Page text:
A series of individual MPs condemned the decision, some of them arguing that Peake’s view had not been antisemitic and others saying the move indicated a narrowing of views in the party.
John McDonnell, who was shadow chancellor under Corbyn, tweeted: “Throughout discussion of antisemitism it’s always been said criticism of practices of Israeli state is not antisemitic. I don’t believe therefore that this article is or @RLong_Bailey should’ve been sacked. I stand in solidarity with her.”
Jon Trickett, a shadow Cabinet Office minister under Corbyn, said he was alarmed. “Keir said he wanted a unity cabinet and he wanted people from across the party. If he narrows the gene pool down much further, he will potentially get into trouble,” he said.
Momentum, the Corbyn-backing movement within Labour, said in a statement that Starmer “says he wants party unity, then sacks the most prominent leftwinger on the frontbench for no good reason. It’s a reckless overreaction”.
McDonnell later shared a petition calling on Starmer to reinstate Long-Bailey.
Peake’s allegation was based on a 2016 report from Amnesty International. The organisation later said that it had never reported that Israeli secret services taught a “neck kneeling” technique.
“For years, we’ve documented appalling crimes under international law and human rights violations meted out to Palestinians by members of the Israeli security forces, though the precise nature of the training offered to US police forces by Israeli officials is not something we’ve documented,” it told the New Statesman.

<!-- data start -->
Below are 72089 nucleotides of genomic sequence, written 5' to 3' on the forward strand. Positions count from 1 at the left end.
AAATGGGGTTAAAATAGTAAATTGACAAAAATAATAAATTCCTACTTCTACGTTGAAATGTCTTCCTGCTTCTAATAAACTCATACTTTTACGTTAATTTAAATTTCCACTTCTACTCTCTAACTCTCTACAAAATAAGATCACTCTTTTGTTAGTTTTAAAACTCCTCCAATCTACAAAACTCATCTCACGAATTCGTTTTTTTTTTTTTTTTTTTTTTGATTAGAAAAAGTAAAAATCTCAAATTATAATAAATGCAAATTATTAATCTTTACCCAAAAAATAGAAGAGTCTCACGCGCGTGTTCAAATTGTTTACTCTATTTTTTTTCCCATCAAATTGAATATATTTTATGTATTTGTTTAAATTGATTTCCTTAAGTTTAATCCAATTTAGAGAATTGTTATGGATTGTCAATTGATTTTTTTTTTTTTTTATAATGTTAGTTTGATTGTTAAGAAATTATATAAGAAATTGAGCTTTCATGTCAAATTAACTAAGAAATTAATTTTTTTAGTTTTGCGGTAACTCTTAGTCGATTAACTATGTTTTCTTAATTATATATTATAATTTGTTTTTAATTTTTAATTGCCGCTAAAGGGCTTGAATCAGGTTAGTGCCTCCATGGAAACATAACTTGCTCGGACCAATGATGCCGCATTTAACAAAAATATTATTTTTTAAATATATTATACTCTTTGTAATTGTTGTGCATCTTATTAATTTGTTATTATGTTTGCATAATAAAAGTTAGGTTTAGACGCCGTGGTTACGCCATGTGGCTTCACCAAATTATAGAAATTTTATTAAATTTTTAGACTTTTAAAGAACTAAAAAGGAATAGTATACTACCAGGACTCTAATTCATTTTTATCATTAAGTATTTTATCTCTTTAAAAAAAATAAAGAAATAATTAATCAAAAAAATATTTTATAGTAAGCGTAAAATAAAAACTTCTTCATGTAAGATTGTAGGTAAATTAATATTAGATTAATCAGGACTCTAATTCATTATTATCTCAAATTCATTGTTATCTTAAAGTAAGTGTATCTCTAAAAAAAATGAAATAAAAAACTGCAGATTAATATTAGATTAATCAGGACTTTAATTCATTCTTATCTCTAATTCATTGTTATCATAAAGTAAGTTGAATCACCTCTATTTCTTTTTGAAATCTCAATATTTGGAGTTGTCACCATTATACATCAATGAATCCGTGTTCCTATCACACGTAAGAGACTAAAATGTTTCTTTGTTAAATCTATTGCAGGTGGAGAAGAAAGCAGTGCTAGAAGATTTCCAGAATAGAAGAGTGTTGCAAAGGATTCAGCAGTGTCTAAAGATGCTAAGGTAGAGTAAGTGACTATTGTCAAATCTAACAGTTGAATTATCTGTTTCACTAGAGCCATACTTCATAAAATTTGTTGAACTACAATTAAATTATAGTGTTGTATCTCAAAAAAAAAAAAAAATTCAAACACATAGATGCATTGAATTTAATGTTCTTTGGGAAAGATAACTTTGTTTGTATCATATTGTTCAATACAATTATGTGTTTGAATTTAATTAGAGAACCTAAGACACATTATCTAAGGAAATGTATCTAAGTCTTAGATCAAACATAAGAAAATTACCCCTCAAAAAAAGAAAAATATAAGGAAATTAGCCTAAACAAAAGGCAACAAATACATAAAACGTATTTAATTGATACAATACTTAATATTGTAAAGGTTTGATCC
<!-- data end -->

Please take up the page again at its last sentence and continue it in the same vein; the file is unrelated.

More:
“Allegations that US police were taught tactics of ‘neck kneeling’ by Israeli secret services is not something we’ve ever reported and the article in question has rightly been amended to acknowledge that.
“The US police themselves have a longstanding record of using excessive force against members of the public – including Black Lives Matter protesters, something we reported on earlier this week.”
In a Twitter thread following her dismissal, Long-Bailey said her initial tweet of clarification had been made in “wording agreed in advance by the Labour party leader’s office”, but that Starmer’s team then instructed her to delete both her original tweet and the update, which she refused to do.
She said: “I could not do this in good conscience without the issuing of a press statement of clarification. I had asked to discuss these matters with Keir before agreeing what further action to take, but sadly he had already made his decision.”
Long-Bailey had initially tweeted: “Maxine Peake is an absolute diamond,” linking to an interview with the Independent in which the actor said the practice of kneeling on a person’s neck – which led to the death of George Floyd in Minneapolis – was “learnt from seminars with Israeli secret services”.
Peake later said she had been wrong, tweeting: “I feel it’s important for me to clarify that, when talking to The Independent, I was inaccurate in my assumption of American police training & its sources. I find racism & antisemitism abhorrent & I in no way wished, nor intended, to add fodder to any views of the contrary.”
Upon taking over, Starmer pledged to tackle complaints about antisemitism within parts of Labour that many Jewish organisations said had been treated with insufficient seriousness under Corbyn.